I am reminded of the strawman argument oft made, wherein we are lectured that if we do not honor traitors (Davis, Lee, etc.) with holidays and statues, and we cannot honor non-traitors (Washington, Jefferson, etc.) who also owned slaves. Of course, this is nonsense because the mere owning of slaves is not the issue. Davis and Lee are celebrated for their roles in the attempted establishment of a nation founded on the principle of enslaving people. Washington and Jefferson are celebrated for their roles in founding a nation embracing principles antithetical to enslavement, despite the fact that said nation (and said individuals) fell short of that principle for the better part of a century. No one celebrates Washington and Jefferson owning slaves. No one has to - they did much else to celebrate. But Davis and Lee have nothing but the cause of slavery as their historical legacy.
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Old 07-24-2019, 11:35 PM
 
694 posts, read 207,546 times
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Quote:
Originally Posted by SoCal_Native View Post
You know why computers aren't made in England?

Spoiler
They couldn't figure out a way for them to leak oil.
Funny. And, do you know why the English drink warm beer?

Spoiler
Lucas refrigerators.


Personally, I love the British as a people, simply because of the fortitude they displayed in WWII. If I had to pick a historical "hero", Winston Churchill would be high on the list.
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Old 07-25-2019, 04:21 AM
 
12,949 posts, read 14,226,209 times
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Quote:
Originally Posted by 2x3x29x41 View Post
....Washington and Jefferson are celebrated for their roles in founding a nation embracing principles antithetical to enslavement, despite the fact that said nation (and said individuals) fell short of that principle for the better part of a century. No one celebrates Washington and Jefferson owning slaves. No one has to - they did much else to celebrate. But Davis and Lee have nothing but the cause of slavery as their historical legacy.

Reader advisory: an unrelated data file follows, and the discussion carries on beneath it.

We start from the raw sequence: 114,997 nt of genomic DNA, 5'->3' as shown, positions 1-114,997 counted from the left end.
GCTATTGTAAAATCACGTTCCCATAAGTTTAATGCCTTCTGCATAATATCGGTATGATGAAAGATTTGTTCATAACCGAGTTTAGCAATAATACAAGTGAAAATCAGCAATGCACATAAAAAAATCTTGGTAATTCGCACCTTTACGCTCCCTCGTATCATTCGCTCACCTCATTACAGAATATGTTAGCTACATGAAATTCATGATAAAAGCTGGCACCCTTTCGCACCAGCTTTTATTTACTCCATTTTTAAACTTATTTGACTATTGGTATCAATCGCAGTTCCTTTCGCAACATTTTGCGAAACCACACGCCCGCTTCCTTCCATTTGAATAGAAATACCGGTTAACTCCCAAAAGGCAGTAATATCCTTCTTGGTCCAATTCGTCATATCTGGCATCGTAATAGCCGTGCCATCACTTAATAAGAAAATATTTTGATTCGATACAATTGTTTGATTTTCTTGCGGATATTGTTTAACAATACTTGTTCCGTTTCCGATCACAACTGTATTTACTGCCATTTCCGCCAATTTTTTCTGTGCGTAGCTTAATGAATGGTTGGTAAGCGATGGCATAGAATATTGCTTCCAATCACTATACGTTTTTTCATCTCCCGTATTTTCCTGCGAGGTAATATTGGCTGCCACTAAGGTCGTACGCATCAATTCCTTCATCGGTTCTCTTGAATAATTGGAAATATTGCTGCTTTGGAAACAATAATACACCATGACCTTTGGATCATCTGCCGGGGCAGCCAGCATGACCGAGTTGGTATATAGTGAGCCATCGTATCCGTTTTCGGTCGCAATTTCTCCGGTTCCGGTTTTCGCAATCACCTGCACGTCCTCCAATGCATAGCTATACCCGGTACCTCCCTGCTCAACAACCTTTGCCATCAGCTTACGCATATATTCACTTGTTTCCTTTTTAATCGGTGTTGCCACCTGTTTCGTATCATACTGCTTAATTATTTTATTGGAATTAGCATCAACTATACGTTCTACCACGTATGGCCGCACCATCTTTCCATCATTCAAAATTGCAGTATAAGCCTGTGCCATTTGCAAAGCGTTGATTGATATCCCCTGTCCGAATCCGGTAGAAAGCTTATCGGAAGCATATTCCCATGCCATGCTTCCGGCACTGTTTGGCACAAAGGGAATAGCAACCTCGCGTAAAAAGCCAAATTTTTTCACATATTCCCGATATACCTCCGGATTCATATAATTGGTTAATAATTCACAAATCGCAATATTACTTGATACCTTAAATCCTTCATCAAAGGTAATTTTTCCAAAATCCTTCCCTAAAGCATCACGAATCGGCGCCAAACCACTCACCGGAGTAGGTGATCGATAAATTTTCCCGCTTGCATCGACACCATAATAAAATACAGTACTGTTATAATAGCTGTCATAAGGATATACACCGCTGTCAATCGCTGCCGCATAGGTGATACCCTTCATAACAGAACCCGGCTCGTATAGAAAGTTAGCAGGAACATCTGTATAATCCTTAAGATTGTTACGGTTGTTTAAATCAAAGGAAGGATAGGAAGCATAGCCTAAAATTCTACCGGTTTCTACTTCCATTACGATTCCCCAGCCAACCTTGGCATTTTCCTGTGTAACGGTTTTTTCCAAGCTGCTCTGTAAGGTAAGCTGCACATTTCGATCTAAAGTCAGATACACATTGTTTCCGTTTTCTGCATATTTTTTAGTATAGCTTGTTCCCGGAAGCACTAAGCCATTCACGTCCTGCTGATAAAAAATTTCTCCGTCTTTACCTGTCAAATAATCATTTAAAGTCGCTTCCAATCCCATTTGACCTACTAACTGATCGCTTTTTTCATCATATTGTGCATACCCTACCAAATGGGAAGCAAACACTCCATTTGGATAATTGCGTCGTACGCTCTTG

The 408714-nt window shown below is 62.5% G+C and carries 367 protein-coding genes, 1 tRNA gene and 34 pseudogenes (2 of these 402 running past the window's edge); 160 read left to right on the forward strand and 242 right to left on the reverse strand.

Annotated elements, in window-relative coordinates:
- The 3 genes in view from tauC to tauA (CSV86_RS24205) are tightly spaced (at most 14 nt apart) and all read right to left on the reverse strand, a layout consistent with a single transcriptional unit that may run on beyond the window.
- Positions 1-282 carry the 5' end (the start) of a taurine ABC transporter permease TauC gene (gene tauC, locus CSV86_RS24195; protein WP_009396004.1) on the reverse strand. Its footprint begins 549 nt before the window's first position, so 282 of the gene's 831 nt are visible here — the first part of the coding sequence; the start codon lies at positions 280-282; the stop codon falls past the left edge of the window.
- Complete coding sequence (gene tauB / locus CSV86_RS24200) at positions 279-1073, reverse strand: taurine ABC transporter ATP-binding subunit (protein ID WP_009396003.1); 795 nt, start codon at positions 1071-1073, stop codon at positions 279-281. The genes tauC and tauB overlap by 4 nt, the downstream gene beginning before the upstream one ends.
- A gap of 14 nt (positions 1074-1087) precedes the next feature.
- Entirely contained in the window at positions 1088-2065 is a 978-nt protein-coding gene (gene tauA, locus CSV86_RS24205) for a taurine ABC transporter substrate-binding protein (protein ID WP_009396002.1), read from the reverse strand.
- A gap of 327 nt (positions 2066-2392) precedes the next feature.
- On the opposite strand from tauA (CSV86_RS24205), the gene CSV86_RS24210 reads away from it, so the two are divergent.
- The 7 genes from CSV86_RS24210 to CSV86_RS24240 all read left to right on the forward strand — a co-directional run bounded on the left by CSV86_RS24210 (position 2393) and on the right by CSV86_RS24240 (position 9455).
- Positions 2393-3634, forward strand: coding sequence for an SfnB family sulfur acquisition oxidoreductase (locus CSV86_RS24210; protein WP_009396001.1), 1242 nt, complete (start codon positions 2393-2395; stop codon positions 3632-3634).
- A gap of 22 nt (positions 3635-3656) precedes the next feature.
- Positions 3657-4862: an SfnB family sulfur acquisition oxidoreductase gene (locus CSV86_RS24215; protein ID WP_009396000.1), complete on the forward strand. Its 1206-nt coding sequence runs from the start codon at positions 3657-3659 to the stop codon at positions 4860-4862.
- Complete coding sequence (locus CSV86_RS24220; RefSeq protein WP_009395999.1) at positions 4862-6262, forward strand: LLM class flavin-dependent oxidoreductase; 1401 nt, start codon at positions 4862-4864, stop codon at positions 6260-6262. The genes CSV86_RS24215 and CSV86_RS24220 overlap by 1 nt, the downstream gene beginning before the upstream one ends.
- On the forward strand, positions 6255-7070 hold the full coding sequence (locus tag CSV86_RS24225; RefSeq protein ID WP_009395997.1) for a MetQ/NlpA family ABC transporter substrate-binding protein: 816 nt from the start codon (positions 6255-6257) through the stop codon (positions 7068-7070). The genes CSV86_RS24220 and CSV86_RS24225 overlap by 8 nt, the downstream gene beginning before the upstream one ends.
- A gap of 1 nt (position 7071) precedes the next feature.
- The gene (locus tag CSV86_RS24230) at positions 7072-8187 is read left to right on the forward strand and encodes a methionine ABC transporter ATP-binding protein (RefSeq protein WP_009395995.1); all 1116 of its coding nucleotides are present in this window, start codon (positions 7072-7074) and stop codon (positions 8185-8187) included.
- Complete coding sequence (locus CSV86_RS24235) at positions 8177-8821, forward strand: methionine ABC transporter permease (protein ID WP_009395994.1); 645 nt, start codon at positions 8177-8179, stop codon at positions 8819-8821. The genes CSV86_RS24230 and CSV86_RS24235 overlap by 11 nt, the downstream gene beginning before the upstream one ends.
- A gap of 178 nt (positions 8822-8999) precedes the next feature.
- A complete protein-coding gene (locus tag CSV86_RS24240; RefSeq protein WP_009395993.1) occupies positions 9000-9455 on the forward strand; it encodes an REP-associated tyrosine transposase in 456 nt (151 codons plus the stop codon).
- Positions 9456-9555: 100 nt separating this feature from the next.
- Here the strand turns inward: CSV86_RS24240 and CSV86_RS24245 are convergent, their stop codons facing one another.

In addition to which Washington came to see slavery as a wrong, and decided that he would free his slaves upon his death. He failed to convince Martha to do the same, though I believe (not sure) that her son/his step-son did upon her death.

Jefferson's personal writings indicate that he felt the black African to be an inferior human; thus, his lofty writings about freedom were limited to white freedom. My own opinion after reading books about Jefferson and some of his writings that he was writing for history not particularly for real life. He seems a bit of the poseur, starry-eyed about the Roman republic as were many of his contemporaries and in real life had a great taste for the life of lordship.
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Old 07-27-2019, 03:21 AM
 
Location: Great Britain
12,080 posts, read 4,123,298 times
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Quote:
Originally Posted by rjshae View Post
Believe me, there are people who absolutely hate the British.
As opposed to the universally popular USA.